Reel 2 Real: Sound at the Pitt Rivers Museum is a digitization project that is taking the archival field recordings of the Pitt Rivers Museum (Oxford University's museum of ethnography and anthropology), digitizing them, and placing them online with Soundcloud. [more inside]
A collection of pictures of mailboxes in the western US - part of the Fife Collection of Western U.S. Vernacular Architecture, which also includes quilts, murals, tree bark graffiti, fences, gravestones, and festivals, and other examples of folklife and material culture visually recorded by folklorists Austin and Alta Fife. [more inside]
The Written World is a five part radio series put together by Melyvn Bragg as part of the In Our Time BBC radio project. The programmes look at the history of written word, and how it has shaped our intellectual history. Each episode is available as a podcast and has an accompanying page (1 2 3 4 5) with images and links for further exploration. Also: The books that shaped history (narrated slideshow); the British Library page. [more inside]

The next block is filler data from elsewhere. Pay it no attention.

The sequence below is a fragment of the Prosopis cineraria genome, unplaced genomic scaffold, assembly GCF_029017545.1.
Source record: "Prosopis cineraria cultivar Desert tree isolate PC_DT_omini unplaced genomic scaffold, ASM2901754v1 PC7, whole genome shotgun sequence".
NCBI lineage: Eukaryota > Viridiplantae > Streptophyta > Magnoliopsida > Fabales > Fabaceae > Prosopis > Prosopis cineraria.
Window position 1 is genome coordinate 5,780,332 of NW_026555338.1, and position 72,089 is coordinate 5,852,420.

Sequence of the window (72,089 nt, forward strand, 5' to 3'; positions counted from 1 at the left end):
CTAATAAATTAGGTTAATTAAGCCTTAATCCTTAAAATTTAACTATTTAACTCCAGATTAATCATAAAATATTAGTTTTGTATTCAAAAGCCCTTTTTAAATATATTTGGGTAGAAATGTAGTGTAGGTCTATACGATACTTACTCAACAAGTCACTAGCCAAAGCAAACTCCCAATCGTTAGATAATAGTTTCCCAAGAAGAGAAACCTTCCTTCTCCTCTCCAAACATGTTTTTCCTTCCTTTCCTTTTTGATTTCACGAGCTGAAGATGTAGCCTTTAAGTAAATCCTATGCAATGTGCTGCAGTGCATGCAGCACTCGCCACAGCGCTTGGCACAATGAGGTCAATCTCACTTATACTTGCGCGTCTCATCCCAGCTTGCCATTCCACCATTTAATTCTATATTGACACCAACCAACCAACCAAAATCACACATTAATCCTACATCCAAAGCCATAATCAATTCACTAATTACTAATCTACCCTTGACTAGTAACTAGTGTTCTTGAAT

QWERTY keyboard, how do you plead? Gluty! (Stephen) Fry's English Delight tackles the sociotechnical history of the QWERTY keyboard. [more inside]
Edward Samuel's Illustrated History of Copyright A fascinating illustrated historical tour, looking at how different technologies have shaped how we think about copyright and intellectual property.
Japanese Bicycle History Research Club With a nice gallery of photos, illustrations, and ukiyo-e of vintage bicycles in Japan.
Darwin wrote to 2000 people during his life; 14,500 of these letters still survive. The Darwin Correspondence Project is putting annotated transcriptions of these online, and they've covered about 5,000 so far, including a letter written when he was 12 after he had got into trouble with his sister for not washing regularly while at school. There's an intro here. See also Darwin Online, discussed here. And the prolific network theorist Albert-Laszlo Barabasi has co-authored a paper on statistical similarities between Darwin's and Einstein's correspondence (#51 on the list).